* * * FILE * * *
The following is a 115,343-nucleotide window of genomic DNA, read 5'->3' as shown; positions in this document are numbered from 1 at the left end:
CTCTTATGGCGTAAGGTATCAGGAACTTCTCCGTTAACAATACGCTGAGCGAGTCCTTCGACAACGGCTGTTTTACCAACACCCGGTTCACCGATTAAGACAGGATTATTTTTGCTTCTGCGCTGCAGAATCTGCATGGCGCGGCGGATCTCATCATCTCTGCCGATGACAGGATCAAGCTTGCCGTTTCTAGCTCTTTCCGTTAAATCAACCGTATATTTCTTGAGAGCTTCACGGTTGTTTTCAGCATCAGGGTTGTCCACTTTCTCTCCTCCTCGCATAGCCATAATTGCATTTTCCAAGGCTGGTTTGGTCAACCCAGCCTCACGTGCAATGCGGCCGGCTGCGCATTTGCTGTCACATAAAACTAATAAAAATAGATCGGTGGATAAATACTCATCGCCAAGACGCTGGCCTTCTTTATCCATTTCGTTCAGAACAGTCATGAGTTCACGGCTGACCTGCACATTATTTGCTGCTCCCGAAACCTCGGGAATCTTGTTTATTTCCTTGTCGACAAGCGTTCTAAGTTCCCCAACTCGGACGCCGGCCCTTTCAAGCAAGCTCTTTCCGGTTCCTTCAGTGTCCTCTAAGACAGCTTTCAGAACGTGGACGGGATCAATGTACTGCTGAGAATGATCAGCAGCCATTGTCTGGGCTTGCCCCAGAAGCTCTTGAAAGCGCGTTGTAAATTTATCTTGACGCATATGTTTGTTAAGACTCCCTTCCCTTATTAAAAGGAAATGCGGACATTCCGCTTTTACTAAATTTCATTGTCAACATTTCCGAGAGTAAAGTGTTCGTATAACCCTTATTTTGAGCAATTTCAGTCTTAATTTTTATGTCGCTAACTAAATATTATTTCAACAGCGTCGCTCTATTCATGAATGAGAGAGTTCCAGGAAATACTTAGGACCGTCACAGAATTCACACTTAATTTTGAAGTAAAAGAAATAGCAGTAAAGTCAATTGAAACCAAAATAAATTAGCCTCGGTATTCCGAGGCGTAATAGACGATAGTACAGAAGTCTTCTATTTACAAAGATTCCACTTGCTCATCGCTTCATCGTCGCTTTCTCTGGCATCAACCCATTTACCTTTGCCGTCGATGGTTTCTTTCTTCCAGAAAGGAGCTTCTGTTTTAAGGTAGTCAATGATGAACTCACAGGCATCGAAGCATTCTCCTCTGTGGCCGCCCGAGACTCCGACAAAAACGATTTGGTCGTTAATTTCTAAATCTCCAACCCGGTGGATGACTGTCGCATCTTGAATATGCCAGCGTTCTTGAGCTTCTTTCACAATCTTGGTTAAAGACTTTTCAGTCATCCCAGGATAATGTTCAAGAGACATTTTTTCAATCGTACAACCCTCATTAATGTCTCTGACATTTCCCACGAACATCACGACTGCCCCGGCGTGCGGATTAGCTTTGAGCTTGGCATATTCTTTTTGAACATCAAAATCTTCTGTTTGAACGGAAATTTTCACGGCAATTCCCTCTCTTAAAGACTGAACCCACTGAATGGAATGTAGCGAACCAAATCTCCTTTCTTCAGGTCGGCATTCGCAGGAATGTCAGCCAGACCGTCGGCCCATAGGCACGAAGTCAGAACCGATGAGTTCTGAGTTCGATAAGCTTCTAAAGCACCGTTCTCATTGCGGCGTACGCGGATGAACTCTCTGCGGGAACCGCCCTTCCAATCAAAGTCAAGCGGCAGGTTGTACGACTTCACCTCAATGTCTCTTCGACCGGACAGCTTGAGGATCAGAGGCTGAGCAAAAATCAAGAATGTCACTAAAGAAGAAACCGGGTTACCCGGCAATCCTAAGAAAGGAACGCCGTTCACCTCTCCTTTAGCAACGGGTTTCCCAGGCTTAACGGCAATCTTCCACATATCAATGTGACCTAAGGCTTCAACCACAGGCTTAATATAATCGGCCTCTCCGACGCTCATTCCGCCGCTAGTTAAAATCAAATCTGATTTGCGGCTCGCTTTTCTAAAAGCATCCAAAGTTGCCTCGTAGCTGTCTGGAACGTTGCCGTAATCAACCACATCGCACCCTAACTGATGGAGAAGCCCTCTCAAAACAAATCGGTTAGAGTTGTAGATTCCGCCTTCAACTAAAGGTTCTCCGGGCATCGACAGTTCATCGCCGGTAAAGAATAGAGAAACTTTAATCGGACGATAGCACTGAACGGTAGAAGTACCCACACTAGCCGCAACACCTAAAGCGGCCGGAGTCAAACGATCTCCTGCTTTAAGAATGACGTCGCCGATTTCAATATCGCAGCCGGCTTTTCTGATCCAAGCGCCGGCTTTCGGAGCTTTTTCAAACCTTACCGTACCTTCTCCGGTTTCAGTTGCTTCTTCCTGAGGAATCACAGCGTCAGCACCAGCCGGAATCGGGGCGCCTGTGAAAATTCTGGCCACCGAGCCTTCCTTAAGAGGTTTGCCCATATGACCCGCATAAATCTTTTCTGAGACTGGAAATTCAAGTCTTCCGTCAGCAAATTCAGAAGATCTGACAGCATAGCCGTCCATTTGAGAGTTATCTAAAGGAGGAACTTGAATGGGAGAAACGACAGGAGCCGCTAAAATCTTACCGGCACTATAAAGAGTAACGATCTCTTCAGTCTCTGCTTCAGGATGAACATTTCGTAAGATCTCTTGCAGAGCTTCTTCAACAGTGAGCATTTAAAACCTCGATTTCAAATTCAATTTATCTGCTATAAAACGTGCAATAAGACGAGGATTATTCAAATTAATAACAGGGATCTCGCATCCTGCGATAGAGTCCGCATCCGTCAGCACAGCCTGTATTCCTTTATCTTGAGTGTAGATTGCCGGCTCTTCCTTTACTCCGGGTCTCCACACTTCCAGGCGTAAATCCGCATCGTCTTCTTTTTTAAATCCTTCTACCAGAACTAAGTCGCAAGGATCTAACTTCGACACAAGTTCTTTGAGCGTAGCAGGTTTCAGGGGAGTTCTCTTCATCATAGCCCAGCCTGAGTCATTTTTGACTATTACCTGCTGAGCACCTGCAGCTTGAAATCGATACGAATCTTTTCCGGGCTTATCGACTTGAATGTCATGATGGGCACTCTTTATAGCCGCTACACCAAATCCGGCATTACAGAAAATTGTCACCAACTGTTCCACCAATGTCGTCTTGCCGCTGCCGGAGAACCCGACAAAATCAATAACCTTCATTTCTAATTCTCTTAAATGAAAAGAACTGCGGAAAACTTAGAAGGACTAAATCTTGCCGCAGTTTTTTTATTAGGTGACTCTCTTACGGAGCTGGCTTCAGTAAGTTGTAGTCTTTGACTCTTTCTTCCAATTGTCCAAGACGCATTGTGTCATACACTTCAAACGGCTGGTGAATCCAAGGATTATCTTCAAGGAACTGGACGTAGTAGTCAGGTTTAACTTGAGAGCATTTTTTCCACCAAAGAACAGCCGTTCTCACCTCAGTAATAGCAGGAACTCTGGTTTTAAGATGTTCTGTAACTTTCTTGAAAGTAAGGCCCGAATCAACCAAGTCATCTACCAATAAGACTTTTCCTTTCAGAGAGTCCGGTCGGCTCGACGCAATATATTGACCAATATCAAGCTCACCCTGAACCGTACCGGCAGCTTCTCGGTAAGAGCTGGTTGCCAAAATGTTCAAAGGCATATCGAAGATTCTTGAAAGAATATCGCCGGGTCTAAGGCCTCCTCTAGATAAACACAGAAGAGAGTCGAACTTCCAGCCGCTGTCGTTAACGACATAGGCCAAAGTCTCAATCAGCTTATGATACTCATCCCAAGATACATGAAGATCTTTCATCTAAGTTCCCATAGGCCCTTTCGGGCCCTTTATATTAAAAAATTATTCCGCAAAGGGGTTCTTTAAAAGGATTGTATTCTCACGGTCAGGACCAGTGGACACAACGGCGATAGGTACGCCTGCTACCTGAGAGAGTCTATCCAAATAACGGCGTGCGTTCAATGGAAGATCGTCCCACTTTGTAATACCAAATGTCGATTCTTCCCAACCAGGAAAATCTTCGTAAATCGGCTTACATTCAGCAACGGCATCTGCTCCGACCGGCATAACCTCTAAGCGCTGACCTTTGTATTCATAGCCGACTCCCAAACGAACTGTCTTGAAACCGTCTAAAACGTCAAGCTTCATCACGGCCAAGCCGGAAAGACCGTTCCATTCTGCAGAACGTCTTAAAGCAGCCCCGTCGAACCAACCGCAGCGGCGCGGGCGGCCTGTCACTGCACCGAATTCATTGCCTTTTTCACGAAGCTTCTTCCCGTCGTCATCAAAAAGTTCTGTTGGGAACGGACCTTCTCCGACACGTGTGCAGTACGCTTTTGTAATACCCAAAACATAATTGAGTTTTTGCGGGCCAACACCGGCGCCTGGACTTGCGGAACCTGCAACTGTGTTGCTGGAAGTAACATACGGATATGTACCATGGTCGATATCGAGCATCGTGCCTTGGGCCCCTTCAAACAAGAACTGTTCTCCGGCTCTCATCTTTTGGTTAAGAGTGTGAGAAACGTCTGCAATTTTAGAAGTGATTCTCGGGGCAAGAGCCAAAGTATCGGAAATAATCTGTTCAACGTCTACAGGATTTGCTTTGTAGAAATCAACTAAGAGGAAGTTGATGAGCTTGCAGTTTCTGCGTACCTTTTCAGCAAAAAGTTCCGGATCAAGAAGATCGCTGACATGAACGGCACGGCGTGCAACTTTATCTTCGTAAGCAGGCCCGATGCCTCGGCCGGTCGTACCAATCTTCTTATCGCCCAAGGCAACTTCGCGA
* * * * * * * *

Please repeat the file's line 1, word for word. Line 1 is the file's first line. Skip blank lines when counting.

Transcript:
The following is a 115,343-nucleotide window of genomic DNA, read 5'->3' as shown; positions in this document are numbered from 1 at the left end: